"Plague" is a term used to describe an infectious disease that affects humans and some animals. The Yersinia pestis bacteria are responsible for it, and actually cause three types of the disease: bubonic, septicemic, and pneumonic. If left untreated, the mortality rate is 50 to 90 percent. If treated early (typically with antibiotics), the rate drops to 15 percent.
Plague is an acute, infectious disease of humans, rodents, and ectoparasites (fleas and lice).
Throughout history, this disease has destroyed entire civilizations. In the 1300s, the "Black Death," as it was called, killed approximately one-third (20 to 30 million) of Europe's population. In the mid-1800s, it killed 12 million people in China. Thanks to better living conditions, antibiotics, and improved sanitation, it is rare these days, occurring in a few thousand people worldwide each year.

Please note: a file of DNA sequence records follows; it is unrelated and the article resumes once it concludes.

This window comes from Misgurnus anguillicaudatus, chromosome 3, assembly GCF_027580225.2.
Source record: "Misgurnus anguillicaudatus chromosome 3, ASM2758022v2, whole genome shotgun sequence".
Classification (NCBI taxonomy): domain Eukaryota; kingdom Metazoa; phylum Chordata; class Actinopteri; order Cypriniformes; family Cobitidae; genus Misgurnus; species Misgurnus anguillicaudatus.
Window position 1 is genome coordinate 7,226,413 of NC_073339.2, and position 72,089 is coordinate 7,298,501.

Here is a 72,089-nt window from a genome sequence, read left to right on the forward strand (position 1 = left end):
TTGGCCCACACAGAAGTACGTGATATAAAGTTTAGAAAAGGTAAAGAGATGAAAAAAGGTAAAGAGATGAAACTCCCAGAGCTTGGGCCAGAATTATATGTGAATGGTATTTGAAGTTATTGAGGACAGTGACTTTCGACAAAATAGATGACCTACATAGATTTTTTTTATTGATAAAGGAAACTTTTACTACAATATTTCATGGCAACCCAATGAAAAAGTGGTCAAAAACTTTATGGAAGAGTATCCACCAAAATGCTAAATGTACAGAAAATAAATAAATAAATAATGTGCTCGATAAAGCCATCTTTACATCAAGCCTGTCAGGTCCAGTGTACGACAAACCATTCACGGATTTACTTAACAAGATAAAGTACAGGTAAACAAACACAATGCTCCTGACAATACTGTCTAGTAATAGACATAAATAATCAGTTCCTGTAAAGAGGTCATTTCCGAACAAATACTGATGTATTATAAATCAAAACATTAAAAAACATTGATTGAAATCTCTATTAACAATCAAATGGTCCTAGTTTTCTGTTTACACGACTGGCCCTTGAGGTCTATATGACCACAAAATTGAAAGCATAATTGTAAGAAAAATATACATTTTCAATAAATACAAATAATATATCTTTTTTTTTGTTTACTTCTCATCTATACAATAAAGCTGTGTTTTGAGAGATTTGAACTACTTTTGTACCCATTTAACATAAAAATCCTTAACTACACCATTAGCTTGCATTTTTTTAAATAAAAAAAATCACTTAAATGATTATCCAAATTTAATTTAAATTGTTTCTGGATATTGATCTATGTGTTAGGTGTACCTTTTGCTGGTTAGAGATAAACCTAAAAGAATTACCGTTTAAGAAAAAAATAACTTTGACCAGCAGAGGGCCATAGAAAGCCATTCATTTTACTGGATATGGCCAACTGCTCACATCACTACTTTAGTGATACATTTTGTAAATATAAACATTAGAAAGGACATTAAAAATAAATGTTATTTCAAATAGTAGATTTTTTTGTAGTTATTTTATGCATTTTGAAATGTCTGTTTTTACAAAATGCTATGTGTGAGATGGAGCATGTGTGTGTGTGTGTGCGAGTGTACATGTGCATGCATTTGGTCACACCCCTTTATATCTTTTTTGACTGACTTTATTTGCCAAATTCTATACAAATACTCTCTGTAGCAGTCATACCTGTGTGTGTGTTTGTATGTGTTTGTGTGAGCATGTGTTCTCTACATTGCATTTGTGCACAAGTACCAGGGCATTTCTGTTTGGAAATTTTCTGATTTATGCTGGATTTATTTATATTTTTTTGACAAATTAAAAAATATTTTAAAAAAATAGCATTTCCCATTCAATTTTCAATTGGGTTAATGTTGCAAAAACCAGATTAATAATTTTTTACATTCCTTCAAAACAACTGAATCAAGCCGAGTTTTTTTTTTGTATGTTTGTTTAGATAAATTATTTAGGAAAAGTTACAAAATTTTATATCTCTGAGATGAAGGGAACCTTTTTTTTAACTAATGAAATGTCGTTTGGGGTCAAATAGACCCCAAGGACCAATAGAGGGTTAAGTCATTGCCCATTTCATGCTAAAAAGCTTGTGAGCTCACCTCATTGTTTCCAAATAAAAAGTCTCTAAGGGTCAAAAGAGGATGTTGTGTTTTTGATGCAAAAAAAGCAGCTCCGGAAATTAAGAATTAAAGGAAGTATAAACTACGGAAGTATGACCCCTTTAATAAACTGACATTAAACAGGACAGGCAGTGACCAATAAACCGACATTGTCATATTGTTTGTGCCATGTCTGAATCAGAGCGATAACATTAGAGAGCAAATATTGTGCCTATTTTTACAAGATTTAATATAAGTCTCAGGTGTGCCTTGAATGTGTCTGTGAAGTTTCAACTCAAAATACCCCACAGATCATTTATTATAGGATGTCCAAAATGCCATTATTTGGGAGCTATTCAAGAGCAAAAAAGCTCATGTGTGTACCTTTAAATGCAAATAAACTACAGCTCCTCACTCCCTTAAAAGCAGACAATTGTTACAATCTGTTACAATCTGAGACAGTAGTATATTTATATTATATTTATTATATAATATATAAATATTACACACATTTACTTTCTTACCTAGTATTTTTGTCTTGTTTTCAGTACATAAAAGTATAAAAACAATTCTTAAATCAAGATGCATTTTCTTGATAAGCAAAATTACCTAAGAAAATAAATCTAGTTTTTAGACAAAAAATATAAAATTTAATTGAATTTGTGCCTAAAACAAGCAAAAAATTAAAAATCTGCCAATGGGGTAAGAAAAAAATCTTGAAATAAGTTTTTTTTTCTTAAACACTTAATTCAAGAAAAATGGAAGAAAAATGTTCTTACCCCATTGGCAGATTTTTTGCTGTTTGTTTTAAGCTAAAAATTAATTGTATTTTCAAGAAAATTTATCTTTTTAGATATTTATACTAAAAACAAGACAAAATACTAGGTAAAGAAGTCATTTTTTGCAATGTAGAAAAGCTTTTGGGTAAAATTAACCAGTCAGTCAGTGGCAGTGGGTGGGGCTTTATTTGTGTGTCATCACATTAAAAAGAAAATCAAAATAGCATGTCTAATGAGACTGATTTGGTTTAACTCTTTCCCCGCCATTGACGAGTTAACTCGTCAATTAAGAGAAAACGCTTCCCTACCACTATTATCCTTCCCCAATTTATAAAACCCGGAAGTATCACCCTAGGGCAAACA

(Click History of Plague for more information.)
Plague is caused by bacteria called Yersinia pestis. These bacteria are found mainly in rodents, particularly rats, and in the fleas that feed on them. Other animals and humans usually contract the bacteria from rodent or flea bites.
A Yersinia pestis infection can cause one of three forms of plague:
Depending on the circumstances, these different types may occur separately or in combination.
(Click Types of Plague for more information.)